Apple Stops Supporting Windows 7 in Boot Camp on New MacBook Pro, MacBook Air Models

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Apple's newly refreshed MacBook Air and 13-inch MacBook Pro models no longer support running Windows 7 with Boot Camp, according to Apple's Boot Camp support document. Boot Camp on the new notebooks only works with Windows 8 or later, so it is impossible to use Boot Camp to install Windows 7 on the machines.

For those unfamiliar with Boot Camp, it is Apple's software designed to allow Mac users to install Microsoft Windows on their machines.

Apple also dropped Windows 7 Boot Camp support in the 2013 Mac Pro, suggesting the software would cease to be supported by future Macs, but Macs released in 2014 continued to offer Windows 7 installations. The 2014 MacBook Air and the 2014 MacBook Pro will be the last Apple notebooks that support Windows 7.

Though Boot Camp no longer supports Windows 7, the operating system can continue to be used on these newer machines with virtualization software like VMware Fusion and Parallels.

It is not surprising that Apple has opted to phase out support for Windows 7, given its advanced age. Windows 7 first became available to the public in 2009 and was followed by Windows 8 in 2012. Despite being six years old, Windows 7 continues to be the most heavily used Windows-based operating system.

Mac users were not happy with Apple's decision to cease Windows 7 support in the Mac Pro, and it's likely the dropped support in the new MacBook Air and MacBook Pro will also be met with resistance. Windows users have not yet embraced Windows 8 due to both its cost and its interface, which deviated significantly from the design of Windows 7.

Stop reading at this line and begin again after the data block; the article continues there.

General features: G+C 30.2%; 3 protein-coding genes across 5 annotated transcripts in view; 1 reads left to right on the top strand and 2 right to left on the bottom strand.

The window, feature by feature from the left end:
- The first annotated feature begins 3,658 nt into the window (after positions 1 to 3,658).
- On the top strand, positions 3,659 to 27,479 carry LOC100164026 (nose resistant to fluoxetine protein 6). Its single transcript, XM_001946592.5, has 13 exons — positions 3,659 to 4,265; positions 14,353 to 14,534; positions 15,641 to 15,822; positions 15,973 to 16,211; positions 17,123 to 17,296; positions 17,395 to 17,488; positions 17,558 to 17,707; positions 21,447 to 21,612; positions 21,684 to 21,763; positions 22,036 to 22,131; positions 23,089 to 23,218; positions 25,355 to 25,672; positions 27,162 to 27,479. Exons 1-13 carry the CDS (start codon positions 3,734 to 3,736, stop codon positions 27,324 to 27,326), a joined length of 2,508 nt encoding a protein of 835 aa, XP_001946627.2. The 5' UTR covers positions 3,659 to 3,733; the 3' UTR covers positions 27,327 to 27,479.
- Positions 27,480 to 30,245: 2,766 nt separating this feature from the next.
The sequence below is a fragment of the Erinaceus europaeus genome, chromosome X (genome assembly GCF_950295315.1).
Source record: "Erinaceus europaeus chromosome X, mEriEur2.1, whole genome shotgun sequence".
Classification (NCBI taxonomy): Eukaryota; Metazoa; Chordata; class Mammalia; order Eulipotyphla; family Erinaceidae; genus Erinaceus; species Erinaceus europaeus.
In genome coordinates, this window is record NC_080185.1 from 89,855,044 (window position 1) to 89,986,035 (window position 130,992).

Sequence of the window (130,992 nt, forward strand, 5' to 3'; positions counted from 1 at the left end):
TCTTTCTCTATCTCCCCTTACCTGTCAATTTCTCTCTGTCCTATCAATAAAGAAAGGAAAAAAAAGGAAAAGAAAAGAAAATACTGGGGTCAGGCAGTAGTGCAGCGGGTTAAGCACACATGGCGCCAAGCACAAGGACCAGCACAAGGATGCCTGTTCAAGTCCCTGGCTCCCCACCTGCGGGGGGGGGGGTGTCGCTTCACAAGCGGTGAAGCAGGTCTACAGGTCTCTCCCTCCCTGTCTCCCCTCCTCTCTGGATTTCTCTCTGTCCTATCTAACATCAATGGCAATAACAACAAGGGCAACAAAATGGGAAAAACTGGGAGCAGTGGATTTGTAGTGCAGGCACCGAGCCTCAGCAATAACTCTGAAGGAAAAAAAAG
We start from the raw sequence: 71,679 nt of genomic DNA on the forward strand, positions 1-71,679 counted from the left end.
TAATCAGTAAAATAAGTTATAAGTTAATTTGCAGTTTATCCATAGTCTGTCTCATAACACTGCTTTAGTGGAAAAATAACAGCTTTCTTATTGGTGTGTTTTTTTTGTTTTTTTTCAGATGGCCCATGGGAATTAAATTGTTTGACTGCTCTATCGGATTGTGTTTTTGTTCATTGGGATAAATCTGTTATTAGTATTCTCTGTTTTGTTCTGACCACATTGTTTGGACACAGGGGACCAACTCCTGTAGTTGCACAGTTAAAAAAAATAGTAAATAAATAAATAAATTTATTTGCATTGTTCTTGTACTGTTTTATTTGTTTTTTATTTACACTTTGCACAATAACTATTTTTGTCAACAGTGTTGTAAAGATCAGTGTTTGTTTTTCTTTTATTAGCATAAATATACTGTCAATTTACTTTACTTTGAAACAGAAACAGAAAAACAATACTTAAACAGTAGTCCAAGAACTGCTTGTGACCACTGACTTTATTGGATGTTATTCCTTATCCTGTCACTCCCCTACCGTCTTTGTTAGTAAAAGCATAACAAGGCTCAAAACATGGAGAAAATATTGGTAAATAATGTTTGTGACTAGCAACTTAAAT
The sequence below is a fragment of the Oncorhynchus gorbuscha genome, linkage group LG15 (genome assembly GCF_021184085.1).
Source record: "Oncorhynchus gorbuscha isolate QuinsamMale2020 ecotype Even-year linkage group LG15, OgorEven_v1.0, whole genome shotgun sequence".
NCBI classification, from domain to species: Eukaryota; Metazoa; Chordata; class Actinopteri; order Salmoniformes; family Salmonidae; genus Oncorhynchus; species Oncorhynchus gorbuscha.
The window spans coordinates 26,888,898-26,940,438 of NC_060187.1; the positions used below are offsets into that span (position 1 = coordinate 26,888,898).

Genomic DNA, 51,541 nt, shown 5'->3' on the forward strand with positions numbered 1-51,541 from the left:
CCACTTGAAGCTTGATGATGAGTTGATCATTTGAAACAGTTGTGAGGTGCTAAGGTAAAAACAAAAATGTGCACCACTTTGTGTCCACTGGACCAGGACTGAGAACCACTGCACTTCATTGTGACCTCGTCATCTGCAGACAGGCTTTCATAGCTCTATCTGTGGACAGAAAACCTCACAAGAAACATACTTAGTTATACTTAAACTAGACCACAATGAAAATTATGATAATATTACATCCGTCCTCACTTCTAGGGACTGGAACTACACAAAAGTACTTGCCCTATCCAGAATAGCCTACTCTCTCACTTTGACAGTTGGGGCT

Windows 10, coming later this year, may encourage stalwart Windows 7 users to upgrade, as it melds Windows 7 design elements with Windows 8 design elements for a happy medium that might satisfy a wide range of tastes. Windows 10 pricing has not been unveiled, but it will be a free upgrade for Windows 7, 8, and 8.1 users.

(Thanks, Daniel!)

Article Link: Apple Stops Supporting Windows 7 in Boot Camp on New MacBook Pro, MacBook Air Models
 
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JCrz

macrumors 6502
Sep 12, 2014
446
1,307
I don't think anyone uses Bootcamp with a legal copy of Windows. #Bootcampgate
 

samcraig

macrumors P6
Jun 22, 2009
16,637
41,605
USA
Now you see that. For those that think that Apple doesn't want to help Microsoft - here they are helping the upgrade path of "slower" adopters ;)
 

greytmom

macrumors 68040
Jun 23, 2010
3,429
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I'm running a legal copy of Windows 7 on my MBP, with Parallels. It's running like crap though. I used to run it in Boot Camp on my older Mac, and it worked much better. Really wishing that the few things I do in Windows would be supported on Mac so I can ditch it altogether. Mainly my Access databases... anyone know of any Mac alternatives?
 

Nunyabinez

macrumors 68000
Apr 27, 2010
1,758
2,230
Provo, UT
Windows 7 is a decent OS, but I actually enjoy using windows 10.

Microsoft wants everyone to get off Windows 7 and onto 10 for all their devices.

I think MS would actually approve of this because they want everyone on every capable device to be on 10.
 

longofest

Editor emeritus
Jul 10, 2003
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Kaibelf

Suspended
Apr 29, 2009
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People can complain all they want, but it's not Apple's job to coddle people who use a legacy (and face it, it IS legacy) piece of software from a direct competitor. Why should they?